It’s amazing to me how so many odd things happen or don’t happen because we live in a democracy. Governments don’t always take the best course of action because we have become slaves to “the tyranny of the majority”.
In other words, our elected politicians sometimes do things they know make absolutely no sense because they are afraid of public reaction. That manifests itself almost daily in a number of public areas.
Part of the solution
Now people write to me from time to time and I like that. Perhaps someone could explain to me why we have a recreational cod fishery. How can it be part of the solution of bring back the devastated cod stocks?
The cod is mostly gone, so amid trying to get it to recover we allow people to go out in boats and take more cod as a summer recreation while they mutter vaguely about lost heritage. I wonder how much fish that really costs us. I ask the question against the background of someone I know who has a boat and he told me he tows a smaller boat behind so he can catch the quota for TWO boats.
The ingenuity of a Newfoundlander – and we wonder why more than two decades after a moratorium the cod won’t come back. While I am at it let me ask the too obvious question about the capelin fishery. If cod eat capelin why allow any kind of capelin fishery at all? Colour me stupid but to me it just makes absolutely no sense other than in terms of “will you vote for me?”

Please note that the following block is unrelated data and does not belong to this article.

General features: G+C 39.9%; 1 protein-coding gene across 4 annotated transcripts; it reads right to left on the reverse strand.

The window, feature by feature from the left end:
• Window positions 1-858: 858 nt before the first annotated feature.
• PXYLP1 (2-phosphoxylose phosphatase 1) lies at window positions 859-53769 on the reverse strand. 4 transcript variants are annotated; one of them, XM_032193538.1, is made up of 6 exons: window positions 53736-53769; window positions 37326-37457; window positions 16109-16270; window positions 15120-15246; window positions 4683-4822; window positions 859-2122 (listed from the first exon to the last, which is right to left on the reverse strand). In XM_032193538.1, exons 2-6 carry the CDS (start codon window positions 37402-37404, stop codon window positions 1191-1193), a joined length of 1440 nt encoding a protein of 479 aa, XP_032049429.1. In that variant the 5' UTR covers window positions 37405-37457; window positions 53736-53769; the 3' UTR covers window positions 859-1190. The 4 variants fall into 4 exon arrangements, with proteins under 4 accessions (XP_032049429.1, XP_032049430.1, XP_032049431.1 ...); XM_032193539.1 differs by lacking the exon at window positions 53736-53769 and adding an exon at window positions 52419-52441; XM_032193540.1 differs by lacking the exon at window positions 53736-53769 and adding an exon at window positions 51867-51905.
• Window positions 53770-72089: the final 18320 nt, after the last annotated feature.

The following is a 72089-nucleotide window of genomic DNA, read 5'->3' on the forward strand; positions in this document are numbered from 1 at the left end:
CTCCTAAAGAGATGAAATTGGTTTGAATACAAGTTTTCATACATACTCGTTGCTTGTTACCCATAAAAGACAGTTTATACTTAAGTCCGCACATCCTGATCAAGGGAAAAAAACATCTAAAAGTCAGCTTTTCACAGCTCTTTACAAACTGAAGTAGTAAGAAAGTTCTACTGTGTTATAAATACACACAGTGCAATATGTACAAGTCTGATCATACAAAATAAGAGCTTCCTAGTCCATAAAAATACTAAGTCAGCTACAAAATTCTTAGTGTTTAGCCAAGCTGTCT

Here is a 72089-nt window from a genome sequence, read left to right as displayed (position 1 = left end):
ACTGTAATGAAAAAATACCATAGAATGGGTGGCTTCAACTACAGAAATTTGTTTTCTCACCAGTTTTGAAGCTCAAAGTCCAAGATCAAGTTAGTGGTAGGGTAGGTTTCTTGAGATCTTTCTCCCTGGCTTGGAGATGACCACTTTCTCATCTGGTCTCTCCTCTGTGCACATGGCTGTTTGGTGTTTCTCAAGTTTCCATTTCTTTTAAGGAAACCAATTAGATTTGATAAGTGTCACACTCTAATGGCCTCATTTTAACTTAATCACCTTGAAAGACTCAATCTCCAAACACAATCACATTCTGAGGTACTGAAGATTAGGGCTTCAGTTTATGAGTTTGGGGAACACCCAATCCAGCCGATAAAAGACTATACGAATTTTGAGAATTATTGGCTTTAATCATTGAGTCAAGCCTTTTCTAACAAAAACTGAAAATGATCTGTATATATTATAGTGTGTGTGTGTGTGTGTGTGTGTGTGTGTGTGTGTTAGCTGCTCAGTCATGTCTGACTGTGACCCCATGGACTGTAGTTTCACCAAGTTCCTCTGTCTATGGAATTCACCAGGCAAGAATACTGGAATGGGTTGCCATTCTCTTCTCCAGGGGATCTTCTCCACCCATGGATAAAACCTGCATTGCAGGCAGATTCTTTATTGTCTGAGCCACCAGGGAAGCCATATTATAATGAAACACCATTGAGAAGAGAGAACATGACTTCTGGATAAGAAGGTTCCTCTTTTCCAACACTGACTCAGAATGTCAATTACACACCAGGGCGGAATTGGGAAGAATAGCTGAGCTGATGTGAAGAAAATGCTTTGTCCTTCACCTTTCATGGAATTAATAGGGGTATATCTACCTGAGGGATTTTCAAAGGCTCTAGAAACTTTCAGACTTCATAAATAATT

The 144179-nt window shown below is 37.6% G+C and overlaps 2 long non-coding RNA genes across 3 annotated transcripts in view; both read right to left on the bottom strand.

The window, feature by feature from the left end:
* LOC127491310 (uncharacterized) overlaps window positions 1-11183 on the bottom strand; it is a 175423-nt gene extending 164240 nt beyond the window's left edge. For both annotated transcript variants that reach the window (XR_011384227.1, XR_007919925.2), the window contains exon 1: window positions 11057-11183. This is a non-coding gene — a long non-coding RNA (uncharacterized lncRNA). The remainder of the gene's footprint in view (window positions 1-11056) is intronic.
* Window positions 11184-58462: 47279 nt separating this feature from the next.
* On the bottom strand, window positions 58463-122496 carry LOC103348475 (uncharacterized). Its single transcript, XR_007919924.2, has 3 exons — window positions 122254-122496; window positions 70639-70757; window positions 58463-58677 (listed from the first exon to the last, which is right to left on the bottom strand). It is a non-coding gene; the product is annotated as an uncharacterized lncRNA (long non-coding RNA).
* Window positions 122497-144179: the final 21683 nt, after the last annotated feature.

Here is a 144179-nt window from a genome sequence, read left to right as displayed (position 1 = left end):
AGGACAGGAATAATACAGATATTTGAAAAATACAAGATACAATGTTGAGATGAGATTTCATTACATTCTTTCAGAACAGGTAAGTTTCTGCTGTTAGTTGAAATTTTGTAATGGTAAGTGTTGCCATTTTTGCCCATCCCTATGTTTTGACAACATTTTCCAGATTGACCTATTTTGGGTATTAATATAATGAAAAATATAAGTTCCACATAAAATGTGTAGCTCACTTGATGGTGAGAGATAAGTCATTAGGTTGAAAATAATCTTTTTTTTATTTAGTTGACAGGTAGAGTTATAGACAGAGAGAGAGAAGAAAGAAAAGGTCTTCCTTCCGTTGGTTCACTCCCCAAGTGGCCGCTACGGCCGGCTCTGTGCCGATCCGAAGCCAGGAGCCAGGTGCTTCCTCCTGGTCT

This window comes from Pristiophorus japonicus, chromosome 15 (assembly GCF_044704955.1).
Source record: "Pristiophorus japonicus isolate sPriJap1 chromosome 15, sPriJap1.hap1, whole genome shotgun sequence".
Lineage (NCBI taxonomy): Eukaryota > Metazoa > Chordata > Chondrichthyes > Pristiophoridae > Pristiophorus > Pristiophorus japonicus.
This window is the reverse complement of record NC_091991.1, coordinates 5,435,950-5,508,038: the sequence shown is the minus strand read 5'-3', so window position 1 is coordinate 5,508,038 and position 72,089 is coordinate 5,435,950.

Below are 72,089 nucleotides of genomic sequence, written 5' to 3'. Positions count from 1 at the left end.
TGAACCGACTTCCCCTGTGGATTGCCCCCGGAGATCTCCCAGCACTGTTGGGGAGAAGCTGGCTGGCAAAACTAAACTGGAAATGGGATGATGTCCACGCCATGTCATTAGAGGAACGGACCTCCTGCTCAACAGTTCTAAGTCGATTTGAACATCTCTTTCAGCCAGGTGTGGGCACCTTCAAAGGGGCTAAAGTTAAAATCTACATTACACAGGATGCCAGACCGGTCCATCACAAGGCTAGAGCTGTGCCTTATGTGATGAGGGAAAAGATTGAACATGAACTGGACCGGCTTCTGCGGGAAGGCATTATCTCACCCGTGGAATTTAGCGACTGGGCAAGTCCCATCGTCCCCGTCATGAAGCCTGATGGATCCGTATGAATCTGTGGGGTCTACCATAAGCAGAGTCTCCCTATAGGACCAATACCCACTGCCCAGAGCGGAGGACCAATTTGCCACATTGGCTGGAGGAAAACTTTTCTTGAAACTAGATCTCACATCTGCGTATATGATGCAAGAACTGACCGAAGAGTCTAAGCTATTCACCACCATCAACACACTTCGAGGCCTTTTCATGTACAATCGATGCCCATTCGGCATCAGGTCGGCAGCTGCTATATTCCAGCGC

The only way to understand these things is in terms of political will. There is not much of it around. There is no politician who would dare to propose halting the recreational cod fishery or the capelin fishery. The political price to be paid would be just too high. I remember some years ago when Ryan Cleary, then an M.P., boldly and correctly suggested it might be time to take a second look at the seal hunt. He nearly got eaten alive for saying out loud something that, as sensible as it might be, would come only with a big political price.
Do we have a politician now who has the political will to say we have too many communities in Newfoundland? Is there one who will say maybe we can no longer afford to pave all the roads and clear the snow in all these tiny little places that still exist? Don’t hold your breath waiting for that to happen. The same with school closures when they crop up. A closure gets recommended by a school board, the community goes nuts and forms “an action committee.” The politicians immediately cave. I’d like at least once to see an MHA who, when a school closure is announced, has the political will to say that it’s a great idea and contributes in the long run to the common good. That’s not going to happen, my friends, in this century. In a democracy, the will of the people prevails… even if it is wrong.
TV’s Jim Furlong can be reached by emailing: firstname.lastname@example.org